Germany to close reactors
Angela Merkel has committed to shutting down all the country’s nuclear reactors by 2022, a task said by one minister to be as mammoth as the project to reunite East and West Germany in 1990.
The announcement, prompted by Japan’s nuclear disaster, will make Germany the first major industrialised nation in decades go to nuclear-free. It gives the country just over 10 years to find alternative sources for 23% of its energy.
The move, hammered out at a mammoth 14-hour overnight sitting at the Bundestag, came amid mass nationwide protests against nuclear power and at a low point for the chancellor’s Christian Democratic Party, support for which has crumbled at the ballot box in five regional elections this year.
Although the proposal was welcomed by many Germans, it was derided by one of Merkel’s own MPs as “knee-jerk politics”. The plan is to keep shut eight reactors suspended in March immediately after the Japanese disaster and to close the rest by 2022.
The phase-out must be ratified in Parliament and is likely to face strong opposition from utility companies.
Last week, a spokesperson for the energy conglomerate RWE said that “all legal options” were on the table.
Grid operators recently warned that the phase-out could result in winter blackouts, a prospect Merkel scoffed at. She insisted the decision would not lead to Germany simply importing nuclear power.
“We will generate our own electricity from other sources,” she told the media in Berlin. She said the plans would give Germany a chance to be a “trailblazer” for renewable energy, suggesting it could eventually earn, rather than cost, the country money. Energy firms warned that the decision would require significant investment in energy infrastructure.
Philipp Rosler, new head of the Free Democratic Party, which rules in coalition with the CDU, agreed, likening the task ahead to that which faced Germany in 1990 after reunification.
The left-leaning Tageszeitung newspaper said Merkel’s decision was “historic” and “a moment like the fall of the Berlin Wall”. But Die Welt, a conservative daily, said the policy U-turn demonstrated a “creeping rejection of the economic model which has transformed Germany into one of the richest countries in the world”.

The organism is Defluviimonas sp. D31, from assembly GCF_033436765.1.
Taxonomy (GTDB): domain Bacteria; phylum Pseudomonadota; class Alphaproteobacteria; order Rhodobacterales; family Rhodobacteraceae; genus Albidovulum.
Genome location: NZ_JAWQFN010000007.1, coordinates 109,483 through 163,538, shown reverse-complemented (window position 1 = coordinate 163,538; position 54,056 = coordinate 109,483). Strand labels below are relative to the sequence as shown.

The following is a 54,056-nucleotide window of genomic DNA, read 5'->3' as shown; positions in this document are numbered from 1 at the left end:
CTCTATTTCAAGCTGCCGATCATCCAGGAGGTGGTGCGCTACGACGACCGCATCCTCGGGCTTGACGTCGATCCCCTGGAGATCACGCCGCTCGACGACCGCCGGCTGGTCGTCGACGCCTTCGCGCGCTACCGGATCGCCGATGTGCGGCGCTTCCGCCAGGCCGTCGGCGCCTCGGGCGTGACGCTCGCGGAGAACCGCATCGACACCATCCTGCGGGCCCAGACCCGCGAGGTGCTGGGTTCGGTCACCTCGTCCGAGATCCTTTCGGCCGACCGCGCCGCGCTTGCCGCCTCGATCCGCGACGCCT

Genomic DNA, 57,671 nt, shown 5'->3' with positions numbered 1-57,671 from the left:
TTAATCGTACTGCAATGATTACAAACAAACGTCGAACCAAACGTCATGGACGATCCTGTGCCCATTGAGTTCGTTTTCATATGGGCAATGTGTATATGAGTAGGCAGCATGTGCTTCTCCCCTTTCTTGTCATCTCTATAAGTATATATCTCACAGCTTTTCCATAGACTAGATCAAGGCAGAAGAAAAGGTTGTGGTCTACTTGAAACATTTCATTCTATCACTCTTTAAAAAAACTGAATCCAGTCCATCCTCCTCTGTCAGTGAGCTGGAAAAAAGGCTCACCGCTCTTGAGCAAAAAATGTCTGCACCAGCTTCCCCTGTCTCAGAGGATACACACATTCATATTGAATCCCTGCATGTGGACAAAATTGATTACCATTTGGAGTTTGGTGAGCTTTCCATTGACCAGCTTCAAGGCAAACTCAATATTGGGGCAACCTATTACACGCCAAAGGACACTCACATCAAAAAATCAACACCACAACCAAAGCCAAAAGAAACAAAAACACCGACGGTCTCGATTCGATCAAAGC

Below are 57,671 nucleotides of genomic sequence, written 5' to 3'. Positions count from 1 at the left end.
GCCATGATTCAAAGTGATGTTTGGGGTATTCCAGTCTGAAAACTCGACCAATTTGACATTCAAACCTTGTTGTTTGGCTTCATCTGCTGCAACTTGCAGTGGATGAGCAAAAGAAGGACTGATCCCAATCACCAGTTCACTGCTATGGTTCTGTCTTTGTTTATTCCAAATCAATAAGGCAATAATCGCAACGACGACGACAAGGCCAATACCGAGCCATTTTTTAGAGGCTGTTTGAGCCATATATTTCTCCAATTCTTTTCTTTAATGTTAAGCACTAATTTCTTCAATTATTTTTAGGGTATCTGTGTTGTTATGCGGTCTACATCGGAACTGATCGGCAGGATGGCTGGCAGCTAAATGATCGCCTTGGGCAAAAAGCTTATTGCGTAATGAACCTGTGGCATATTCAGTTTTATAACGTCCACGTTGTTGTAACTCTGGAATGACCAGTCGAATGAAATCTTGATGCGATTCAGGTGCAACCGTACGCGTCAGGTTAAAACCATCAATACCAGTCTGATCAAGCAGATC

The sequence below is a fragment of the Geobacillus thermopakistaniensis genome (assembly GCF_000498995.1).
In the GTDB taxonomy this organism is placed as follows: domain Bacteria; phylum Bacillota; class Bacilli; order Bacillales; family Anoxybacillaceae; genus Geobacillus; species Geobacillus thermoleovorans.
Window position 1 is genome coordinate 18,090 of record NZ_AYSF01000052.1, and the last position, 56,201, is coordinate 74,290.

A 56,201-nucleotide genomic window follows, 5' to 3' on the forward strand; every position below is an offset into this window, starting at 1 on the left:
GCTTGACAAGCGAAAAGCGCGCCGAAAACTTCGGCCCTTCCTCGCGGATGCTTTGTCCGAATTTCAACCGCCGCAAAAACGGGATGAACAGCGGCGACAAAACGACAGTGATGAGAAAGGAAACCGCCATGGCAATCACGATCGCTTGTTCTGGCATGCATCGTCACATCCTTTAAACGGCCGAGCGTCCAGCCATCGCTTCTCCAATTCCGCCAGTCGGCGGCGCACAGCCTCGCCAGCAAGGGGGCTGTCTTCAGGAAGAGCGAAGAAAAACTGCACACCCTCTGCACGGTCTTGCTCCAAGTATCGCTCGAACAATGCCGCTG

The French poured scorn on Germany’s decision. “Germany will be even more dependent on fossil fuel and imports and its electricity will be more expensive and polluting,” said French Industry Minister Eric Besson. German households pay twice as much for power than those in France, where 80% of electricity comes from atomic plants, he said.
Last year Germany was a net exporter of power to France, according to data from French grid operator RTE. This trend was reversed last month after the accident at Fukushima and Merkel’s decision to halt Germany’s oldest reactors.
“Germany’s energy policy will work only if there are improvements at the same time,” European Union energy commissioner Gunther Oettinger said on Monday. There was a need for better grid infrastructure, storage capacity and forward planning, as well as a more pronounced rise in renewable supply, he said. Germany plans to cut electricity usage by 10% and double the share of renewable energy to 25% by 2020.
Merkel first mooted an accelerated exit from nuclear power within days of the Fukushima meltdown, ordering a three-month “moratorium”, during which nuclear power could be debated. It was a remarkable U-turn. In September 2010 she committed to extending the lives of Germany’s 17 nuclear plants.
Many members of her party are unhappy with her handling of the situation. “Knee-jerk politics like the reaction to Fukushima does not pay dividends,” said Mike Mohring, head of the CDU faction in the Thuringian state parliament. Among other G8 nations, only Italy has abandoned nuclear power.—